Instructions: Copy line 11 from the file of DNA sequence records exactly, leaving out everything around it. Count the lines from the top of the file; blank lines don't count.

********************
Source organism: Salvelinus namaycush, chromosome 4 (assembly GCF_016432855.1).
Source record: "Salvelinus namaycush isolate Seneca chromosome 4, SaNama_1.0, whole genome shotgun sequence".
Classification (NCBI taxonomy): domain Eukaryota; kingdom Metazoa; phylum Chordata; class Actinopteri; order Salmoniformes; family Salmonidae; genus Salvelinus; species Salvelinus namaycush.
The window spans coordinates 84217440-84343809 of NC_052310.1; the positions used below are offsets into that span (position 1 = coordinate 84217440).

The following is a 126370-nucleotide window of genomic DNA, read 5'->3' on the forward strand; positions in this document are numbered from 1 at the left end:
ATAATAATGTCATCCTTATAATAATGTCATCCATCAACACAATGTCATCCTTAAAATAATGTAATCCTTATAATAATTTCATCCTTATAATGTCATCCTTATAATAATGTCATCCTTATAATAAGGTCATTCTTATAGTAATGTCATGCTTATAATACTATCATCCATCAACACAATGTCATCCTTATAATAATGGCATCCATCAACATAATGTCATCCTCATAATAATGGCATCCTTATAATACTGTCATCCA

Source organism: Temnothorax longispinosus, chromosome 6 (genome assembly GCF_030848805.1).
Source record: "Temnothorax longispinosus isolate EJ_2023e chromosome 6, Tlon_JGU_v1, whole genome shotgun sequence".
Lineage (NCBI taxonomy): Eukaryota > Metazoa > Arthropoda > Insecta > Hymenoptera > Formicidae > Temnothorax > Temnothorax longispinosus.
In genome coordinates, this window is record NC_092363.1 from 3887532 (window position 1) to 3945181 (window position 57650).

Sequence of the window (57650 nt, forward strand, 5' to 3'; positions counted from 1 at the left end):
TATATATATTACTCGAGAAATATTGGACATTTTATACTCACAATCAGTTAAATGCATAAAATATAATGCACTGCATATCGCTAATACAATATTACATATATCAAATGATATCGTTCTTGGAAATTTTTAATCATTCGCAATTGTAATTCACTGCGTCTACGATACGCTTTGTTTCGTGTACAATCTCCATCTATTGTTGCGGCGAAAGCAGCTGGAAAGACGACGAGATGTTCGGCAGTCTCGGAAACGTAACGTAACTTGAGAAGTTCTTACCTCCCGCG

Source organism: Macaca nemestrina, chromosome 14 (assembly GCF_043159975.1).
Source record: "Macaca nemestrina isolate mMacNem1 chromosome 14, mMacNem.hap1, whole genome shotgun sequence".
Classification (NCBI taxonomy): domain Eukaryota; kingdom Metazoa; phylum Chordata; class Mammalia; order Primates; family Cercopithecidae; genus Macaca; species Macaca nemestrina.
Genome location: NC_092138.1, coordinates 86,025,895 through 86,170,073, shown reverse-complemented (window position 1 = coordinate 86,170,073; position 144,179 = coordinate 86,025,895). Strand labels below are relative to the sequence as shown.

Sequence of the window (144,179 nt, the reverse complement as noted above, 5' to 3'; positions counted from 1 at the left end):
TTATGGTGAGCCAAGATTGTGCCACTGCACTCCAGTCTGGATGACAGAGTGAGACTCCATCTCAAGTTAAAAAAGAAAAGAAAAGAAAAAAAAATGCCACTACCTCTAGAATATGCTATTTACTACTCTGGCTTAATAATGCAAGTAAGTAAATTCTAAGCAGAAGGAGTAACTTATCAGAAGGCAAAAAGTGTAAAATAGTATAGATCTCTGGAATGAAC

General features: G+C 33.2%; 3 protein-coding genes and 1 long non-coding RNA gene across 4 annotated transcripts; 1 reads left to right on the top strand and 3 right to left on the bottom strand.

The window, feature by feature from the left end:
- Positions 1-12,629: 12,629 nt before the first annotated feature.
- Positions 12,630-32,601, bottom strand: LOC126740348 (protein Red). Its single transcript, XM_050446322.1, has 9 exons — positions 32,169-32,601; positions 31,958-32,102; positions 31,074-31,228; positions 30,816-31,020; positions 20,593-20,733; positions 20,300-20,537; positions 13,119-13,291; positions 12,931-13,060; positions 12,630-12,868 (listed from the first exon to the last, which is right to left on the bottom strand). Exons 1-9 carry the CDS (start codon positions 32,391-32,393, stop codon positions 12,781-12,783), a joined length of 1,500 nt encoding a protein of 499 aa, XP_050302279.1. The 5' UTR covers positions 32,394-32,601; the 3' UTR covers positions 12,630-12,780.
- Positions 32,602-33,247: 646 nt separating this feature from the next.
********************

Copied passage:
Sequence of the window (57650 nt, forward strand, 5' to 3'; positions counted from 1 at the left end):